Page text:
Today on Flaming Hot I asked members to talk about the little things in their glass world.  The topic came to me when I was digging for candy in a box of packing peanuts.  One of my favorite glass suppliers, Frantz Art Glass throws a handful of candy in the box of glass rods.  I hate to admit it, but I look forward to the candy and have no problem digging for every single piece.

It takes just a few moments to make many customers happy.  Something as simple as a few pieces of candy can give them a warm fuzzy memory associated with you.  Oh sure, some people don’t care.  And of course you do run the risk of annoying someone.  But for the most part, a nice gesture shows the customer they are appreciated.

I remember when I first started selling my beads I had fond memorys of buying beads from particular artists.  One sent me a pen with her business name.  I still have it!  And I think of her each time I refind it.  Another sent me a bonus bead or two. 

I decided to adopt the bonus bead policy.  In the beginning, I had many beads that didn’t quite make the first quality cut but were still usable. I was a bit random with my bonus beads at first.  But the thank yous made me realize people loved them too.  While my seconds are not so common these days, I almost always have a test bead or extra spacers.  I put one or two in each package going out the door. 

So many little things in life give me joy.  A smile, a door held open or a piece of candy puts a bounce in my step.  Today, I am going to concentrate on what little things I can do for someone else. 


I marvel at the bead maker who can grab a technique and have it in one class.  I can’t.  I can take a piece of the technique and the concept of the idea but, it takes me weeks to process and perfect it.  I will never be a class junkie.  I need too much time after the class to figure out what I learned.


I love good old fashioned practice.  Of course, I am a bit obsessive.  I can take a task and repeat it over and over to the point of near perfection. Some may call it perfection, but anyone who can obsess a detail, knows I don’t.  I embrace this personality trait and use it to my advantage.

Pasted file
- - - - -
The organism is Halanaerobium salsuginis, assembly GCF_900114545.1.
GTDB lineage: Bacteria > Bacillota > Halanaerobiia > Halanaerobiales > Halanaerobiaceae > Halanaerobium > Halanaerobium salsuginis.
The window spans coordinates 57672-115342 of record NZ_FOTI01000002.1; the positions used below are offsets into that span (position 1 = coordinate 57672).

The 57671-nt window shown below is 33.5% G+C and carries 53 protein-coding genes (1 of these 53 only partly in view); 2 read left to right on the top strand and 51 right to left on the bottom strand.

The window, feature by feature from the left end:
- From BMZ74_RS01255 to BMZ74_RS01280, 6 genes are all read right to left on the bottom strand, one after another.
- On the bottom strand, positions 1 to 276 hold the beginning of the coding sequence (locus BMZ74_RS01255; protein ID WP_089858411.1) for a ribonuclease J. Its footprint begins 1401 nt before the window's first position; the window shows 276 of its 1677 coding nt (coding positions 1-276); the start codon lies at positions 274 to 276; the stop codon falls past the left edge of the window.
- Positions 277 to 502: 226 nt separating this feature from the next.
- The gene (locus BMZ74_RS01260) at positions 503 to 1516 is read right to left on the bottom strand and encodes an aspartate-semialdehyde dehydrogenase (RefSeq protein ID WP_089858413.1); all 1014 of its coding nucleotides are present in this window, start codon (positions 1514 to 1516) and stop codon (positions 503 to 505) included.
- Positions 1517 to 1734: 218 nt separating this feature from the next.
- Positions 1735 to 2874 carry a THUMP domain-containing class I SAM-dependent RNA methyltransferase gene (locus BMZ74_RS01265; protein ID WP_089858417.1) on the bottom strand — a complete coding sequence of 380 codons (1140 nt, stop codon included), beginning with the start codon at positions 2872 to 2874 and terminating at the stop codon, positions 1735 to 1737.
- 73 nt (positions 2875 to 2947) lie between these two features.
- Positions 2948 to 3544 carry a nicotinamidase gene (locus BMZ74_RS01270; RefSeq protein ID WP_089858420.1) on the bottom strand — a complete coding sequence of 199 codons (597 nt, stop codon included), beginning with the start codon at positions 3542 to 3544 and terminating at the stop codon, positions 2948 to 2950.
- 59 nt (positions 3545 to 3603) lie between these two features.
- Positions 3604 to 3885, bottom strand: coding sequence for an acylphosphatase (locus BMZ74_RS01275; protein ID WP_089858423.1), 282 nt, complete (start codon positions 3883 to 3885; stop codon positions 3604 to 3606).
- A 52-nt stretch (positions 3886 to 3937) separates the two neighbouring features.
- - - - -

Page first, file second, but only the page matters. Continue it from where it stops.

I suppose this is why I am primarily a set maker.  I want to make 8 or so of the same bead, each one matching the other and fine tuning a skill.  For the first few years of bead making I built on basic skills and added new ones as I could.  My first florals were nothing more than petals.  They have progressed to a more complex version as I master the pieces along the way.


I have reached a point where my new bead designs may incorporate one new skill with a collection of ones I own.  I see my learning style as building blocks.  I add to my base of skills and keep climbing higher.


I realize my approach is not for everyone.  I’m sure there are bead makers who cannot fathom the number of florals I have made.  Yet, I sit at the torch and more often than not I feel it is going to be a floral day.  I love to make floral beads.   Fortunately, my customers love them too.



Glorious fall color flooded my mind this weekend. My husband and I took the kids up to Sugarloaf Mountain in Maine.  I really noticed the color as we left the interstate in Augusta and drove Rt. 27.  I know it is there every year, and I do see it, but it still is an awesome viewing each fall.


We hiked up one of the trails and I let my mind wander to what it must have been like to live in the area 200 years ago.  I imagined preparing for the long winter and how much work had to be done.  I wondered if people stood looking at the same mountains I did and thought about how amazingly beautiful nature can be.


When we stopped to eat our lunch and got chilly from the cold breeze, I was quite happy munching on a brownie from a boxed mix. My fantasies of being a pioneer woman went flying away on the wings of the wind. While my daily chores may feel monumental at times, I have it pretty good.



Naming work is not a new concept for artists.  But when you are prolific the ideas do start to wan.  I make an average of 12 sets of beads a week.  I name 48 sets of beads a month or 624 sets a year.  Whew, that’s a lot of names!  Where do they come from?

 Most of my sets have a name before I finish.  It is something the colors and shape tell my mind.  Often I pick the colors to work with based on a name I have already determined. But sometimes the colors are very much the same as last week or the week before.  Naming can be tricky.

 One of my favorite designs is floral beads.  I make 3 floral sets a week, sometimes more.  I have favorite petal combinations I use over and over on different base colors.  One petal combination I think of as wild roses.  I vary the version of wild roses in my mind to come up with the set’s name.  Where are these roses located?  When did I see wild roses last and what can I use in the name?  I get names such as Wild Rose Lane, Hampton Beach and Beach Café.

 Every once in a while I get stuck.  The set never tells me its name.  Never fear, I have backup.  My handy paint chips, or clothing catalogs usually save the day.  If I am truly at a loss I use girl’s names.   Now my secret is out.  If you see something named Jessica you know I was down and out in the name department.



  Seaside Cottage